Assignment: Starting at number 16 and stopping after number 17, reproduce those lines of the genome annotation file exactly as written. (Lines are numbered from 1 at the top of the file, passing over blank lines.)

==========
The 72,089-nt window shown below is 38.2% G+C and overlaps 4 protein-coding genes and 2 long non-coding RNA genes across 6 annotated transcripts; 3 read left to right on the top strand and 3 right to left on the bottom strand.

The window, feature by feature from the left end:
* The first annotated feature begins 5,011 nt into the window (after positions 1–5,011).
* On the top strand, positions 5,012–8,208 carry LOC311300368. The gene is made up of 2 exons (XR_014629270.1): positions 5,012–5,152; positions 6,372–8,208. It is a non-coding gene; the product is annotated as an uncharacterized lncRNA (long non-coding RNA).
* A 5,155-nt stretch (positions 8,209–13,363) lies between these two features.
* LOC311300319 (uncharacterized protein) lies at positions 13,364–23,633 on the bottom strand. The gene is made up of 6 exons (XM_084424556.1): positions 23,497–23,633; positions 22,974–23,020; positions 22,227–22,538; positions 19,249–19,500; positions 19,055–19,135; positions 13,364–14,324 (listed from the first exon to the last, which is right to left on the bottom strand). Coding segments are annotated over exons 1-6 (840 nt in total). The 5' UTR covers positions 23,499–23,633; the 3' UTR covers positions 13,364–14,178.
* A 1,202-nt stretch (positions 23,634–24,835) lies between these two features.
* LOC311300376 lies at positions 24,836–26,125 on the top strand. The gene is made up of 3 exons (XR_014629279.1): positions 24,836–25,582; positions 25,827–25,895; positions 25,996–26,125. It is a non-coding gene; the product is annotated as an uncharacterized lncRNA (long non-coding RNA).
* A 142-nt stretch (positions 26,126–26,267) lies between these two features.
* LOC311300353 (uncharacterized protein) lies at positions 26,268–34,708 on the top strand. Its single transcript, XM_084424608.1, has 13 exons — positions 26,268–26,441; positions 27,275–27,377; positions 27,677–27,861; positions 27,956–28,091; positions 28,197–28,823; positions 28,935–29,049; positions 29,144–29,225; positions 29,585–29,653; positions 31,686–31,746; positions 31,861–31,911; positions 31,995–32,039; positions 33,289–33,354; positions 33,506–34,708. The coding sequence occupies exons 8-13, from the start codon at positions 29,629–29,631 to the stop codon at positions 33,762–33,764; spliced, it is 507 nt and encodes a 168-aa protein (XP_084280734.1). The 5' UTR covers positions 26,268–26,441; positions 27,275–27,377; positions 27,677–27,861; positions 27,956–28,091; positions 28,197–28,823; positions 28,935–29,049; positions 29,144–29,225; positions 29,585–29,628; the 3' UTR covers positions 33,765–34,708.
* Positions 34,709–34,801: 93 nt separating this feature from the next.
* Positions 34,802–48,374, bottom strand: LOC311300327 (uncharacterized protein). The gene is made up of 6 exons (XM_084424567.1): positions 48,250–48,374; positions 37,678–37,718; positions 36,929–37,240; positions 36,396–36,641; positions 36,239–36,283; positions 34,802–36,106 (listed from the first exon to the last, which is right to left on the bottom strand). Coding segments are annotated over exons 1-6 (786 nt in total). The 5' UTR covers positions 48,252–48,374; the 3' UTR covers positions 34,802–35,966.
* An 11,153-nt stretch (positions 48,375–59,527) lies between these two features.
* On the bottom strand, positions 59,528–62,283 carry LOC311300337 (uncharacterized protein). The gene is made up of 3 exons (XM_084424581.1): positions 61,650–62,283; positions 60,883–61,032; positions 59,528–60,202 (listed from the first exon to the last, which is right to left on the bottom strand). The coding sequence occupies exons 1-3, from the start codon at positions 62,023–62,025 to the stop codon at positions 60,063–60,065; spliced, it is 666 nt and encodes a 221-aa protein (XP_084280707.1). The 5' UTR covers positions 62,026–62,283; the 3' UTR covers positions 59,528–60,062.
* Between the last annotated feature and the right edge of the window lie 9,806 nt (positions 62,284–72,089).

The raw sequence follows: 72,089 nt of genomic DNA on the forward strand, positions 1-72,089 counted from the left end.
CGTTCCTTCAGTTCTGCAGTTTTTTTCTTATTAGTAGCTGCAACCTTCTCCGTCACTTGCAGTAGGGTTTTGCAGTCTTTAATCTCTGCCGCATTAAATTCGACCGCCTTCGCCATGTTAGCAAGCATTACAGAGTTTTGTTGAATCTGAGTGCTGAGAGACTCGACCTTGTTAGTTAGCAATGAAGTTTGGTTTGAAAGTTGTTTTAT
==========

The raw sequence follows: 72,089 nt of genomic DNA on the forward strand, positions 1-72,089 counted from the left end.
CGTTCCTTCAGTTCTGCAGTTTTTTTCTTATTAGTAGCTGCAACCTTCTCCGTCACTTGCAGTAGGGTTTTGCAGTCTTTAATCTCTGCCGCATTAAATTCGACCGCCTTCGCCATGTTAGCAAGCATTACAGAGTTTTGTTGAATCTGAGTGCTGAGAGACTCGACCTTGTTAGTTAGCAATGAAGTTTGGTTTGAAAGTTGTTTTAT